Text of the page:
About Confirmation Bias
Confirmation bias, the tendency to process information by looking for, or interpreting, information that is consistent with one’s existing beliefs. It is also called confirmatory bias or myside bias. This biased approach to decision making is largely unintentional and often results in ignoring inconsistent information. Existing beliefs can include one’s expectations in a given situation and predictions about a particular outcome. People are especially likely to process information to support their own beliefs when the issue is highly important or self-relevant. Confirmation bias is a variation of the more general tendency of apophenia.
Confirmation bias is a type of cognitive bias that leads to poor decision-making. It often blinds us when we are looking at a situation. In other words, it prevents us from looking at a situation objectively to make a decision.
For example: Confirmation bias is commonly seen around the election time when people from all walks of life are in favor of a specific party or an individual who they think is fit to win. When they are asked why they like a particular party such as ABC, they would bring out all the positive information they have about the party or individual.
Confirmation bias can also be found in anxious individuals, who view the world as dangerous. For example, a person with low self-esteem is highly sensitive to being ignored by other people, and they constantly monitor for signs that people might not like them.
Confirmation bias is one example of how humans sometimes process information in an illogical, biased manner. Many factors of which people are unaware can influence information processing. Philosophers note that humans have difficulty processing information in a rational, unbiased manner once they have developed an opinion about the issue. Humans are better able to rationally process information, giving equal weight to multiple viewpoints, if they are emotionally distant from the issue (although a low level of confirmation bias can still occur when an individual has no vested interests).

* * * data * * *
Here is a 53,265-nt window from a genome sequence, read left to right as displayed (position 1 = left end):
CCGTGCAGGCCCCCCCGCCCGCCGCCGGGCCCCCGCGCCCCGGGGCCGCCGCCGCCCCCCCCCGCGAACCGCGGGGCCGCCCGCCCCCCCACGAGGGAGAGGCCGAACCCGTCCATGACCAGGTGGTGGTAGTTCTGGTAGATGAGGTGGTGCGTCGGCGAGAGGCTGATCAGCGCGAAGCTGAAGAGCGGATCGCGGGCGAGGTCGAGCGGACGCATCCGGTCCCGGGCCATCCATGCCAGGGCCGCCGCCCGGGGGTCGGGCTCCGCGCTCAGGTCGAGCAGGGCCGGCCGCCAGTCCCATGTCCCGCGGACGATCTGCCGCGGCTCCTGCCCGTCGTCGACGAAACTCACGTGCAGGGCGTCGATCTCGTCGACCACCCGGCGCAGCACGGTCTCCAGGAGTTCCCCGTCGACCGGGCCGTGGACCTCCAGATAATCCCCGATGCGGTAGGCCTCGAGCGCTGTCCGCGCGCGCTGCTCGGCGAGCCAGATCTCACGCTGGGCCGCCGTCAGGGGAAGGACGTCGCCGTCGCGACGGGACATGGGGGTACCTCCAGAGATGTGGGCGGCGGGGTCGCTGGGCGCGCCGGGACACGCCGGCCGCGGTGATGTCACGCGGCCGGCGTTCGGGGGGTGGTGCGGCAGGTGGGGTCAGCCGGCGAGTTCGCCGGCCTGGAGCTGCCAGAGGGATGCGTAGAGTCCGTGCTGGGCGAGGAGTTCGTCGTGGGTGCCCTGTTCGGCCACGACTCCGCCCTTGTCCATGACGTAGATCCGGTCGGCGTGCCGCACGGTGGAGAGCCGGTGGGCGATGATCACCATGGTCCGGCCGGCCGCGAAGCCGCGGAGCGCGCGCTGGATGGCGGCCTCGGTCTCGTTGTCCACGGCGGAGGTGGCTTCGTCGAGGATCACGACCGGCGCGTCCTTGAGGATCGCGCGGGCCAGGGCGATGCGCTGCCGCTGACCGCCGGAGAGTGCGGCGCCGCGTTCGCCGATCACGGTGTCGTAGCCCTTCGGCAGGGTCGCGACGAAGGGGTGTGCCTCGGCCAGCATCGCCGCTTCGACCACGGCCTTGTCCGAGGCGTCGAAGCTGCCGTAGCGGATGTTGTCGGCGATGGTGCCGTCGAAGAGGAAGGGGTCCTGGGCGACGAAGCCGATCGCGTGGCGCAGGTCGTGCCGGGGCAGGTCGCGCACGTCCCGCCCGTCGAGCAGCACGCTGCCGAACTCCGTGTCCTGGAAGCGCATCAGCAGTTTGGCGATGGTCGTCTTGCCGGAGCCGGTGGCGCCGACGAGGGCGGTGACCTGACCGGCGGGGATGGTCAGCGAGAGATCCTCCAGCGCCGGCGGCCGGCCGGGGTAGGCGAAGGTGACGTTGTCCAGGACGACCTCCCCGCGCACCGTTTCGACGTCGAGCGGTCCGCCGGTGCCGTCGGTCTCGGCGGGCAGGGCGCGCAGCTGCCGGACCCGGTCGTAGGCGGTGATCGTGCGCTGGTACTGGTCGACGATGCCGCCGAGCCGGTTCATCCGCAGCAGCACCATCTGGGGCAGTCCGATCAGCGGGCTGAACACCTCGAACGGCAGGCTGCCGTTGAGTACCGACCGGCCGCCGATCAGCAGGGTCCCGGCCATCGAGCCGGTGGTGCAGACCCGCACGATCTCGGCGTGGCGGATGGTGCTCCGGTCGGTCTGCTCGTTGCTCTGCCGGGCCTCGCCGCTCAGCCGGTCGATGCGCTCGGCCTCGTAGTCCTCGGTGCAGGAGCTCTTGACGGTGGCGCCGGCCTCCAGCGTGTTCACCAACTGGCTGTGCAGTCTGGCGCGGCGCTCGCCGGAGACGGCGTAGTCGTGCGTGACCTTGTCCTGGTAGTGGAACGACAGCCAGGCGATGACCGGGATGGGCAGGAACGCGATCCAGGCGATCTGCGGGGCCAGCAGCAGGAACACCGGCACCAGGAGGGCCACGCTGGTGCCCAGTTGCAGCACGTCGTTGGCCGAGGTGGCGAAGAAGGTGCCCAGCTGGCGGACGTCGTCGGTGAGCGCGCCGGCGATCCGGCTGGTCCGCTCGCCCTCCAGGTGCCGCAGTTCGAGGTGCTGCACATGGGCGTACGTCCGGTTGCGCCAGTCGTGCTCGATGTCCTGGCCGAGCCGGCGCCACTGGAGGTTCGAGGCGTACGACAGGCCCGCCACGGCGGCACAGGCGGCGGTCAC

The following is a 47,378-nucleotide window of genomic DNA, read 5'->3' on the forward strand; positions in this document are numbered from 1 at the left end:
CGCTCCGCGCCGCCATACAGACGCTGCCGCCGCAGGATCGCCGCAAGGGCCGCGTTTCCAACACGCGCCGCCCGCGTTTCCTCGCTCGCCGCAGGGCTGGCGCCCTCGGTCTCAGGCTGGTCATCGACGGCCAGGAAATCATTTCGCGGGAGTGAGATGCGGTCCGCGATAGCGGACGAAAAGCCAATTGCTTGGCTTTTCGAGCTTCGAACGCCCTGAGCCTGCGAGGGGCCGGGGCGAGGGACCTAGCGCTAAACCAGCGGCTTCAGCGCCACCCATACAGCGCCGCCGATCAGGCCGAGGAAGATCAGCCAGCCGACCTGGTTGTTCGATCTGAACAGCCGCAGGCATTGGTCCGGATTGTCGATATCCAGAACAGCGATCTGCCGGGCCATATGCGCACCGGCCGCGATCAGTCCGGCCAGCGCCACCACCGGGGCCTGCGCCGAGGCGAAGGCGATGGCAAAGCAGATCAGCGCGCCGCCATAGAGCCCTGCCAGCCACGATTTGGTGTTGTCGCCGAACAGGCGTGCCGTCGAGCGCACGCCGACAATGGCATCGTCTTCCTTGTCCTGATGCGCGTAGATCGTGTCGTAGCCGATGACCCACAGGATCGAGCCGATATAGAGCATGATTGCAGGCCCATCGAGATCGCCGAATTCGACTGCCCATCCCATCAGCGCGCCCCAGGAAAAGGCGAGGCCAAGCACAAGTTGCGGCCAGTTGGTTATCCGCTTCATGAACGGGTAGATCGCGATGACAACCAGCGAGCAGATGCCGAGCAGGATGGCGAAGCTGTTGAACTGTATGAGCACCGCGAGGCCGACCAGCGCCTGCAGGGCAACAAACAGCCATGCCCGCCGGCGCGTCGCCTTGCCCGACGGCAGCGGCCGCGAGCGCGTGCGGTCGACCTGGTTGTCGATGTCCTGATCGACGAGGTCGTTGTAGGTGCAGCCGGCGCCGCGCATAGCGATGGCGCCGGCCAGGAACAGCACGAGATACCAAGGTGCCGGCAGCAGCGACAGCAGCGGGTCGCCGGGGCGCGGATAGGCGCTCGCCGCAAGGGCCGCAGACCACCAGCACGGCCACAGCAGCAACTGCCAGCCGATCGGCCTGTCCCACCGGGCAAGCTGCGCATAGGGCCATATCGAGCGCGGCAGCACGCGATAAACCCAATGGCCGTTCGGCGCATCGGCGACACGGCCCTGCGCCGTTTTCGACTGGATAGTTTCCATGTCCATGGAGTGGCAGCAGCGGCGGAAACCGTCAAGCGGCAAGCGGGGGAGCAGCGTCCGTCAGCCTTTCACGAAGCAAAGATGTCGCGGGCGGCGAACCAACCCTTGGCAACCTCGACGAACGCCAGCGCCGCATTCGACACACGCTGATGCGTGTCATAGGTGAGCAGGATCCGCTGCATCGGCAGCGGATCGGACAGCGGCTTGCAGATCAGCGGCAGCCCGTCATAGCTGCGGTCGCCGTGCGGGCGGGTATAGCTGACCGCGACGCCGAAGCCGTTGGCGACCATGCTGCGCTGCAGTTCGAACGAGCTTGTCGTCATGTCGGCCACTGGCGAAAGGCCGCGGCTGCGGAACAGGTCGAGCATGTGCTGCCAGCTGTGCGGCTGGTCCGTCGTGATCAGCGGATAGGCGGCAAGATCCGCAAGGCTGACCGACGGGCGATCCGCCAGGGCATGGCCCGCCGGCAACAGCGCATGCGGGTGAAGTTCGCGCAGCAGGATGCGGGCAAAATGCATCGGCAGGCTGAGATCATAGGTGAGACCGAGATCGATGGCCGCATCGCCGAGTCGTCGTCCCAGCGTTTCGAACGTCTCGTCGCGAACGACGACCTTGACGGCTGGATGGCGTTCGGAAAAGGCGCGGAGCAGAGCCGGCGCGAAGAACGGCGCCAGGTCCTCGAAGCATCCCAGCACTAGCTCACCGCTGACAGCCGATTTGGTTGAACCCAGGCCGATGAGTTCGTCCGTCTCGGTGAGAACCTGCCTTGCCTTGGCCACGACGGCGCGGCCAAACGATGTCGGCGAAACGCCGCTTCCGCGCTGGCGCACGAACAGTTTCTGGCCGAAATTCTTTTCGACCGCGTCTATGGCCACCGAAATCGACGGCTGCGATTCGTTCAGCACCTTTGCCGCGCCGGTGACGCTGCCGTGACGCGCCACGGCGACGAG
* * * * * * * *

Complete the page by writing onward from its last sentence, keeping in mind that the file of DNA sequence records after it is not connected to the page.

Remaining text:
Confirmation biases are effects in information processing. They differ from what is sometimes called the behavioral confirmation effect, commonly known as a self-fulfilling prophecy, in which a person’s expectations influence their own behavior, bringing about the expected result.
Confirmation bias is strong and widespread, occurring in several contexts. In the context of decision making, once an individual makes a decision, he or she will look for information that supports it. It also surfaces in people’s tendency to look for positive instances. When seeking information to support their hypotheses or expectations, people tend to look for positive evidence that confirms that a hypothesis is true rather than information that would prove the view is false if it is false.
Confirmation bias is often described as a result of automatic, unintentional strategies rather than deliberate deception. According to Robert MacCoun, most biased evidence processing occurs through a combination of both “cold” (cognitive) and “hot” (motivated) mechanisms.
Cognitive explanations for confirmation bias are based on limitations in people’s ability to handle complex tasks, and the shortcuts, called heuristics, that they use.
Confirmation bias is important because it may lead people to hold strongly to false beliefs or to give more weight to information that supports their beliefs than is warranted by the evidence. People may be overconfident in their beliefs because they have accumulated evidence to support them, when in reality much evidence refuting their beliefs was overlooked or ignored, evidence which, if considered, would lead to less confidence in one’s beliefs. These factors may lead to risky decision making and lead people to overlook warning signs and other important information.